If US intelligence learnt about the Kushner-Kislyak discussion “from intercepted Russian communications” then once again the release of information to the media about the Kushner-Kislyak meeting constitutes a very serious leak of classified information, which will have alerted the Russians to the fact that their secret communications have been compromised.
Since the Russians will almost certainly in that case take steps to tighten up the security of their communications as a result of the publication of this story, that could lead to the US losing an important intelligence source. If so then yet again individuals within the US intelligence community, obsessed with their feud with Donald Trump, have damaged the national security interests of the US.
The other possibility is that US intelligence learnt about the discussion “by other means”, either from a source within the Trump transition team or – what has to be more likely – from electronic bugging of Trump Tower. In the latter case then this confirms that Trump Tower was bugged despite the heated denials to the contrary.
The back channel was never set up because Donald Trump decided to make Rex Tillerson rather than General Flynn his point man in his dealings with the Russians.
If the idea of the back channel came from Flynn – as is likely – then that supports my theory that Flynn was seeking to carve out a position for himself as Donald Trump’s National Security Adviser akin to those held in the 1970s by Nixon’s and Carter’s National Security Advisers, Henry Kissinger and Zbigniew Brzezinski, and that this was the real reason why he was forced to resign.
Putting that aside, the key question about this story is not why Kushner discussed with Kislyak the idea of setting up a back channel. The New York Times professes to be mystified about it
Even if the proposal was designed primarily as a conduit to discuss policy issues, it is unclear why such communications would have needed to be carried out though a secret channel.
In fact – as the New York Times of course knows – the answer is obvious. The attempted sabotage of every move the Trump administration has made to pursue a diplomatic opening to Russia shows why senior figures within the Trump transition team might have searched for ways to circumvent the bureaucracy in order to carry out the President’s policy.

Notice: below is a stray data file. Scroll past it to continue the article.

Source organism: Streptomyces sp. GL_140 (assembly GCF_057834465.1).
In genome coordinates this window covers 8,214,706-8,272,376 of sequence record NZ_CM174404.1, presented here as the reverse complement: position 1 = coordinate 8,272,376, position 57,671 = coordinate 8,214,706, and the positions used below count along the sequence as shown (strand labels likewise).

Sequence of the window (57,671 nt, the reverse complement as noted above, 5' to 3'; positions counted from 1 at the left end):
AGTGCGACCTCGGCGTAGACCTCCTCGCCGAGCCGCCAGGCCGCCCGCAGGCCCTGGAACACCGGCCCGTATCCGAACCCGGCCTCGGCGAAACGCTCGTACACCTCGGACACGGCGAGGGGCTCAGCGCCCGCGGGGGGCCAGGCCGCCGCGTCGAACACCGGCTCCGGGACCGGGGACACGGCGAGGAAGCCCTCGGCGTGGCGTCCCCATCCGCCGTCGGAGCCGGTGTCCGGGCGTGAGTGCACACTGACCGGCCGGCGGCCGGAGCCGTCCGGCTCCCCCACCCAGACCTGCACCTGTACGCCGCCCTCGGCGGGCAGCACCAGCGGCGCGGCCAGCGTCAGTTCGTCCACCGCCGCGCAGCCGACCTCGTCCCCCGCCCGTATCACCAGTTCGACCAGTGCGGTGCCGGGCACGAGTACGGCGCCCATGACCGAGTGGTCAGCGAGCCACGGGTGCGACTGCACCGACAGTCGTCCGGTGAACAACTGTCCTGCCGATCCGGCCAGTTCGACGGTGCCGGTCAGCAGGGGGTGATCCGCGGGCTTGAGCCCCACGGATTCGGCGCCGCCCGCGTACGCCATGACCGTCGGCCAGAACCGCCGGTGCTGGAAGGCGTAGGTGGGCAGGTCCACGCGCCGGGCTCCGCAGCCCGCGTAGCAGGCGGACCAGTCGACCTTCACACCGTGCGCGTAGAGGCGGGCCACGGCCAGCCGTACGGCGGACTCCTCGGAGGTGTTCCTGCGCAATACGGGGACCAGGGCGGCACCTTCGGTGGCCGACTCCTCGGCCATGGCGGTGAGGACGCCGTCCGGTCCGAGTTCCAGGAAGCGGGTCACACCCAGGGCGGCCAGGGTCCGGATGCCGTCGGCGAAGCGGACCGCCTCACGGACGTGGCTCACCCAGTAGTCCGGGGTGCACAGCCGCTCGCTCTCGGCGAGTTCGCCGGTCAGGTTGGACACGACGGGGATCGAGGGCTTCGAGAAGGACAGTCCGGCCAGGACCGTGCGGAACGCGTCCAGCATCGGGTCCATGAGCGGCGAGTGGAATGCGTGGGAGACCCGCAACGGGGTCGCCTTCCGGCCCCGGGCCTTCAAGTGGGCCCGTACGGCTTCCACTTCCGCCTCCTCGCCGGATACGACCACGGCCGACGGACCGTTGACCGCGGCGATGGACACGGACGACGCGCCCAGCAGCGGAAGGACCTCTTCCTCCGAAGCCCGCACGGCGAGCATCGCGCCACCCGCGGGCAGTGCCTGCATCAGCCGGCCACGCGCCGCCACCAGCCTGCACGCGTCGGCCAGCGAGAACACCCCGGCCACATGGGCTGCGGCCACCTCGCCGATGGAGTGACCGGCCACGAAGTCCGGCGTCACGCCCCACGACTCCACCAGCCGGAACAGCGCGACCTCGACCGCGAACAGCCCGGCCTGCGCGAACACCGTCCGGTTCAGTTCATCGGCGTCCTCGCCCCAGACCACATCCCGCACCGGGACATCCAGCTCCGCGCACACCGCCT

Rather the key questions about this story relate to how the information about the Kushner-Kislyak meeting was obtained, and the use this information has been put to.
Specifically, was the information obtained because (1) Trump Tower was bugged; or (2) from an informer within the Trump transition team; or (3) through the interception of Russian communications; and (4) in the case of (3) has the leaking of this information to the media damaged the national security interests of the US?
Needless to say these are precisely the questions that the media in the US are not going to ask.
In any of these cases the story again shows how the leaking of classified information has once again been used illegally to damage the reputation of a US citizen – in this case the President’s son-in-law Jared Kushner – by insinuating that he has done something illegal and wrong, when in fact he has not.
I will finish with one general observation about the Russiagate affair.
Donald Trump won the election saying openly and frankly that he wanted to improve relations with Russia. He made it clear that this was his intention throughout the election campaign. He was constitutionally elected to the Presidency specifically saying that he would carry out that policy.
Instead of being allowed to do as President what he said he would do before he was elected, and which was elected by the people to do – which is improve relations with Russia – elements of the US bureaucracy and the media are obstructing him whilst trying to destabilise him and his administration so as to drive him from office.
If that is not a soft coup by the Deep State – seeking to obstruct the foreign policy the President was elected to follow, and seeking to remove from office a constitutionally elected President for trying to carry out the policy the people elected him on – I do not know what is.
In 1964 there appeared a film in the US – Seven Days in May – about an attempted coup against the President of the United States provoked by his attempts to improve relations with Russia.
In the US – as happens all too often – fiction has now become fact.
The statements, views and opinions expressed in this column are solely those of the author and do not necessarily represent those of The Duran.